Learning with and alongside others.

Contribution/Mana Tangata in the NZ early childhood curriculum, Te Whariki, is about children’s growing capacity to develop relationships with other people who are different from them in diverse ways. Relationships between teachers and children provide models for the social skills and attitudes that support this capacity. With the continuing push and pressure for our teachers to timetable more of the “three r’s”,we have to press pause and reflect on the importance of the “harder to measure” competencies and how we can support our children to become connected, relational and relate well to others.

In the early years of ECE and school, social skills are incredibly important skills our children  need to interact and communicate effectively with others. These include skills and behaviours important to the development of friendships and interpersonal relationships, communication skills and an understanding of the societal ‘rules’ of behaviour across a range of social settings. Having good social skills helps our learners to develop healthy relationships with others, which is vital to emotional health and well being.

Whatever their age or stage, our children are honing their social skills. When they are little, we watch them as they learn to share and take turns, actively supporting their development of social skills whenever they run into difficulty. As they grow, so does the outer boundary of their social world, and with it the skills and behaviours necessary for them to navigate social situations successfully, often without us as close (at least physically) offering the same level of practical support.

Relating to others/making a contribution is an important skill for children to develop. 

Some examples of what this skill looks like in practice are:

  • Sharing and explaining their ideas with others
  • Respecting and understanding different perspectives and feelings
  • Standing up for themselves and their peers when needed
  • Learning to develop a positive sense of self and recognising their own strengths
  • Taking turns and sharing with others
  • Learning to empathise with others

As educators, we can support children to develop this skill by:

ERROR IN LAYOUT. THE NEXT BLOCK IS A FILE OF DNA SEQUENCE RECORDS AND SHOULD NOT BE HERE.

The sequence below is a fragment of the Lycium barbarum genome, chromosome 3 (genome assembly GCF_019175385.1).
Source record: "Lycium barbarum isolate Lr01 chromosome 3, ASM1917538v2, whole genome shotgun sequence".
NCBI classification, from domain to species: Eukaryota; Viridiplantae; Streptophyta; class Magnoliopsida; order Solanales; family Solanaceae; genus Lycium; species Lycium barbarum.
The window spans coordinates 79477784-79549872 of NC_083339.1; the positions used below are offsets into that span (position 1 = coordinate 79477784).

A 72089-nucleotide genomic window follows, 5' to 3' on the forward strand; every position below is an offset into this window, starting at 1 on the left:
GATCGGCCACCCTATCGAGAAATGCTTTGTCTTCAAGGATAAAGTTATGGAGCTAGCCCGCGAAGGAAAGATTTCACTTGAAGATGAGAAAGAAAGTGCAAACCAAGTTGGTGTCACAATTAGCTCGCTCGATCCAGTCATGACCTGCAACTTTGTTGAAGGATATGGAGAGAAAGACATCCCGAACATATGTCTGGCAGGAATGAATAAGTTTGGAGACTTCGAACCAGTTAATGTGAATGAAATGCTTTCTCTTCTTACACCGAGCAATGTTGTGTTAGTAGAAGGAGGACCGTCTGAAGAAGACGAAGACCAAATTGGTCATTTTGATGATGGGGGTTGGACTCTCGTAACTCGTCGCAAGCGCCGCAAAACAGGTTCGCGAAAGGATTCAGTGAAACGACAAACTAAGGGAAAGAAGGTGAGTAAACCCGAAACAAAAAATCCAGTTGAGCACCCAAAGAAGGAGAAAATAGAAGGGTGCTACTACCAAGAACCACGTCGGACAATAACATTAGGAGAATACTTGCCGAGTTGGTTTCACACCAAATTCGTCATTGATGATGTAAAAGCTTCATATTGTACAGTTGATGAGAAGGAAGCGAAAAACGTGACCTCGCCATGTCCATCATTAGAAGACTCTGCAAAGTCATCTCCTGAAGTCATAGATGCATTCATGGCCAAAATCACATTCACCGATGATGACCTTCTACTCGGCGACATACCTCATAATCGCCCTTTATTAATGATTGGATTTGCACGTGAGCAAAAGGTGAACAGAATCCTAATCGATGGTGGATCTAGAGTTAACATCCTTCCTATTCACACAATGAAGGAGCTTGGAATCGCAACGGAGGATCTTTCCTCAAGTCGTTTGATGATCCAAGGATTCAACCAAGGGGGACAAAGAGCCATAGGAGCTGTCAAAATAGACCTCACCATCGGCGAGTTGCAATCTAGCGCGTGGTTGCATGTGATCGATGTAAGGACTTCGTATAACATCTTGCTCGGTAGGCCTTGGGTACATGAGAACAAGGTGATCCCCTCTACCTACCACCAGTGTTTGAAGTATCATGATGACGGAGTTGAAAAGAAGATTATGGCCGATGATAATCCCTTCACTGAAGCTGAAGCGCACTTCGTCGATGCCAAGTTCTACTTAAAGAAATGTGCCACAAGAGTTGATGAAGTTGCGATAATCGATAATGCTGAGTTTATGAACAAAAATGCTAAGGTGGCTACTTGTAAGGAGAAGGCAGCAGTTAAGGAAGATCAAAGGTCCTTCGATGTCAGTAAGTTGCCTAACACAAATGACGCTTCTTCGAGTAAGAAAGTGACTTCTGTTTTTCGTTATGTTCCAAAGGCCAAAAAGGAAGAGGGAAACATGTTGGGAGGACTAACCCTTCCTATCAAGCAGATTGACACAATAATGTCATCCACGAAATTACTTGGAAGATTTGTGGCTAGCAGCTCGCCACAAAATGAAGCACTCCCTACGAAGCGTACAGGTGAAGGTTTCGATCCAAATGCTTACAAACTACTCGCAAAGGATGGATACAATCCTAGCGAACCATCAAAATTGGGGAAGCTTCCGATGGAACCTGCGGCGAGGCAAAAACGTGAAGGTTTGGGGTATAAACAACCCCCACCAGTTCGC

• Getting to know our learners, their backgrounds, preferences, strengths, and interests, and honouring their diversity and individuality
  • Creating and maintaining positive relationships with children, and helping them to do the same with their peers
  • Listening to and respecting children’s feelings, opinions, and needs, and encouraging them to express themselves
  • Appreciating and acknowledging children’s contributions, and providing feedback and encouragement
  • Helping children to resolve conflicts and negotiate with others in positive ways
  • Supporting children’s interests and passions, and using them as a basis for planning and assessment
  • Providing a stimulating and varied environment that sparks children’s curiosity
  • Offering play materials that are open-ended and sensory, and that allow for creativity and imagination

As mentioned in a previous blog, dramatic play can help to foster and develop many social skills which will support children through life.  Through dramatic play, children can act out different scenarios and pretend to be someone with feelings other than their own. They have an opportunity to talk through what kinds of feelings or emotions the character might be experiencing. For children who are more shy or introverted, dramatic play can also be a powerful tool for helping them to come out of their shell and express themselves. 

I reflected on a quote recently which stated “If a child can hold a pencil, write their name, count to 100 but doesn’t know how to manage their emotions, make friends and have self help skills, then none of the other stuff matters”.  Of course other “stuff” matters, however, we must pause ourselves more often and ponder on the absolute importance of these foundational social and emotional skills and what we can do as educators to prepare our learners for success in all areas of learning.